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Hormone Therapy Linked to Breast Cancer in Blacks

Risk is higher in leaner subjects

TUESDAY, April 11 (HealthDay News) -- Hormone therapy is associated with an increased risk for breast cancer in black women, especially for those with a low body mass index (BMI), according to a report in the April 10 issue of the Archives of Internal Medicine.

Previous studies showing links between hormone therapy and breast cancer have largely included white subjects, but whether the link exists in other ethnicities is not clear. Lynn Rosenberg, Sc.D., of Boston University in Massachusetts, and colleagues used questionnaire data from 23,191 women at least 40 years old enrolled in the Black Women's Health Study from 1995 to 2003.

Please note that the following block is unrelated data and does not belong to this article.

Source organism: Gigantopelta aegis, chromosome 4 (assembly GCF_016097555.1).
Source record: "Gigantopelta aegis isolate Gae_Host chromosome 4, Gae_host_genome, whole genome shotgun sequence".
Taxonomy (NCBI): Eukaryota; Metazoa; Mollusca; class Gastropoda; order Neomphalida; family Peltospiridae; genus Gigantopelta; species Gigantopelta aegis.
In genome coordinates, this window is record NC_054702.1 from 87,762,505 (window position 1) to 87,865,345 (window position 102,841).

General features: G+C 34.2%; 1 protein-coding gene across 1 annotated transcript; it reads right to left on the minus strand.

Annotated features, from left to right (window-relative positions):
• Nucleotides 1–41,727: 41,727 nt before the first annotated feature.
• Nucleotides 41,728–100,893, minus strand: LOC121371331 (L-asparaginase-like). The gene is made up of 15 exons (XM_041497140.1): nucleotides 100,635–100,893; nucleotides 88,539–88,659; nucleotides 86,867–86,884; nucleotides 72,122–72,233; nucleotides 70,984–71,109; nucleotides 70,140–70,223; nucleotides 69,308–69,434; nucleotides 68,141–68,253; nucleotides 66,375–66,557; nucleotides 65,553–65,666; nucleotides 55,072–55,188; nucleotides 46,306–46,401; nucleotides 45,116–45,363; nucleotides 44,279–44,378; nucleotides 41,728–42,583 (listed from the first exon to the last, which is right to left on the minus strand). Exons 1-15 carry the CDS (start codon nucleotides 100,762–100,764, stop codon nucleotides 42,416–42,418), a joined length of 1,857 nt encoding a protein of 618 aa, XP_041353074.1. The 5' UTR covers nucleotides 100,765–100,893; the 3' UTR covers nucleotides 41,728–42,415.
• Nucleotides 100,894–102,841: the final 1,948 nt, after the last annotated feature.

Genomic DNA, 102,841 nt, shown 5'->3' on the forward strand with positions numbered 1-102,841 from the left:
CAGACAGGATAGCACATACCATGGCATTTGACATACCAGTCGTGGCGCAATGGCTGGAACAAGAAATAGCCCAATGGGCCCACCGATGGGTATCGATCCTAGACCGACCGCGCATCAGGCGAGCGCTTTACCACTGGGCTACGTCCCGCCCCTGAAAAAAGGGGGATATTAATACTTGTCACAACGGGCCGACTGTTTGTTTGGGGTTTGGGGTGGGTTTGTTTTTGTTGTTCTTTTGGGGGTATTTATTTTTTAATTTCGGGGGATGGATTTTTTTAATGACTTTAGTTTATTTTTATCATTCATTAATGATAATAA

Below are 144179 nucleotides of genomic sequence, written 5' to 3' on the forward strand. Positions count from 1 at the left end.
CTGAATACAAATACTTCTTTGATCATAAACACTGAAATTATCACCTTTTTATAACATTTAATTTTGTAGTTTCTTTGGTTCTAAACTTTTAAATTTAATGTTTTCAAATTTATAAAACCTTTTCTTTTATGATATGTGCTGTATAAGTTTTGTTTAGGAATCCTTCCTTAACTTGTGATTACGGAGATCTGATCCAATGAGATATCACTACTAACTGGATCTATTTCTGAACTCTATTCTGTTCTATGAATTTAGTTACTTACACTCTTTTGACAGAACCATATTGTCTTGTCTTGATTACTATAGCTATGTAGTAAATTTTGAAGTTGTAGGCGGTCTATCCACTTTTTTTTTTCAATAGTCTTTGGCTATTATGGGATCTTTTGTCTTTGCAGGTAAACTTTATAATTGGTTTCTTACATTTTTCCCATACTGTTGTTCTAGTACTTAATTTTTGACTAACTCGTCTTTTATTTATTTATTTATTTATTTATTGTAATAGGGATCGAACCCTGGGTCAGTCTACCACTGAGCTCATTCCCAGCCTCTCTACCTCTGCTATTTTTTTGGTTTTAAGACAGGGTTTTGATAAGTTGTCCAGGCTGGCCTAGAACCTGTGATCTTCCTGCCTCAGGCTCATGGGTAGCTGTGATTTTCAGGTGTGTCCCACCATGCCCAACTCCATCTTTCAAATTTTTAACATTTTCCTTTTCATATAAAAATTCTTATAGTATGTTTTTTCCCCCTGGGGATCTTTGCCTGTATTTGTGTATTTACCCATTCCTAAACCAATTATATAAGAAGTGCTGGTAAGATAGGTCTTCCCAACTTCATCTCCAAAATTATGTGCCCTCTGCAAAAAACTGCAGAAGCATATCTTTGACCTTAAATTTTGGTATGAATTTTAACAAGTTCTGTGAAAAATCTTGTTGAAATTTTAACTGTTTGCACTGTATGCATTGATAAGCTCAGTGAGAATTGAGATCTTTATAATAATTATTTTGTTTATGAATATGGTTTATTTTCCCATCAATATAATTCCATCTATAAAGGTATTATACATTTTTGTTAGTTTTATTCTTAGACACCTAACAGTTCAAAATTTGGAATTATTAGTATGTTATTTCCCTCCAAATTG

During the period, 615 cases of breast cancer were reported and occurred more often in women with recent hormone use, with risk increasing by number of years on hormone therapy. The risk for using either estrogen alone or estrogen and progestin for greater than 10 years was 1.58, but increased to 3.08 when the analysis was limited to women with a low BMI (less than 25).

The authors suggest that hormone pills may not impose a risk in heavier women because they already have high estrogen levels from a greater amount of adipose tissue. "These results based on data from U.S. black women strengthen the evidence that use of estrogen alone and estrogen with progestin increases the risk of breast cancer, and that the association is stronger among leaner women," they conclude.

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